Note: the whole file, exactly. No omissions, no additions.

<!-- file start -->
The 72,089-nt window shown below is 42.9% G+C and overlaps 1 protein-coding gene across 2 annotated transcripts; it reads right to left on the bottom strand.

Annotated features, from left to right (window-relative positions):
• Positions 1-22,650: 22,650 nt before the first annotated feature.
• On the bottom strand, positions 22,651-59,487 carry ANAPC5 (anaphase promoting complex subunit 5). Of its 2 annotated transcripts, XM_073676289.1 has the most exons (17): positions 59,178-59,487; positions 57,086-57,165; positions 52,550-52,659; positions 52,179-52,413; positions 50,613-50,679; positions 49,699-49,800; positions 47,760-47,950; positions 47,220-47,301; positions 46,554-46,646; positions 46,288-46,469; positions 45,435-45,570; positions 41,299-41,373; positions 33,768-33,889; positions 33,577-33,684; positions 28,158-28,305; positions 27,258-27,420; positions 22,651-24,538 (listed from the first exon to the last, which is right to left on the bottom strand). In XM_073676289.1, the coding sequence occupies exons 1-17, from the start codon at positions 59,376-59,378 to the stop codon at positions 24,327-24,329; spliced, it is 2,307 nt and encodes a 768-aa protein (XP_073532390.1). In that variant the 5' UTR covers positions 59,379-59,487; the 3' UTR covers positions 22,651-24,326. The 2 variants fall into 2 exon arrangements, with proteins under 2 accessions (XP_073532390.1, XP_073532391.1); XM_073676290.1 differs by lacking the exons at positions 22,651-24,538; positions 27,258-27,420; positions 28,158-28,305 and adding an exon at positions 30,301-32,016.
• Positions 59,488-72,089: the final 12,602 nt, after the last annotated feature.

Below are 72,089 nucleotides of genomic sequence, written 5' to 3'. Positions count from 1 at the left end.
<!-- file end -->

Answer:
The 72,089-nt window shown below is 42.9% G+C and overlaps 1 protein-coding gene across 2 annotated transcripts; it reads right to left on the bottom strand.

Annotated features, from left to right (window-relative positions):
• Positions 1-22,650: 22,650 nt before the first annotated feature.
• On the bottom strand, positions 22,651-59,487 carry ANAPC5 (anaphase promoting complex subunit 5). Of its 2 annotated transcripts, XM_073676289.1 has the most exons (17): positions 59,178-59,487; positions 57,086-57,165; positions 52,550-52,659; positions 52,179-52,413; positions 50,613-50,679; positions 49,699-49,800; positions 47,760-47,950; positions 47,220-47,301; positions 46,554-46,646; positions 46,288-46,469; positions 45,435-45,570; positions 41,299-41,373; positions 33,768-33,889; positions 33,577-33,684; positions 28,158-28,305; positions 27,258-27,420; positions 22,651-24,538 (listed from the first exon to the last, which is right to left on the bottom strand). In XM_073676289.1, the coding sequence occupies exons 1-17, from the start codon at positions 59,376-59,378 to the stop codon at positions 24,327-24,329; spliced, it is 2,307 nt and encodes a 768-aa protein (XP_073532390.1). In that variant the 5' UTR covers positions 59,379-59,487; the 3' UTR covers positions 22,651-24,326. The 2 variants fall into 2 exon arrangements, with proteins under 2 accessions (XP_073532390.1, XP_073532391.1); XM_073676290.1 differs by lacking the exons at positions 22,651-24,538; positions 27,258-27,420; positions 28,158-28,305 and adding an exon at positions 30,301-32,016.
• Positions 59,488-72,089: the final 12,602 nt, after the last annotated feature.

Below are 72,089 nucleotides of genomic sequence, written 5' to 3'. Positions count from 1 at the left end.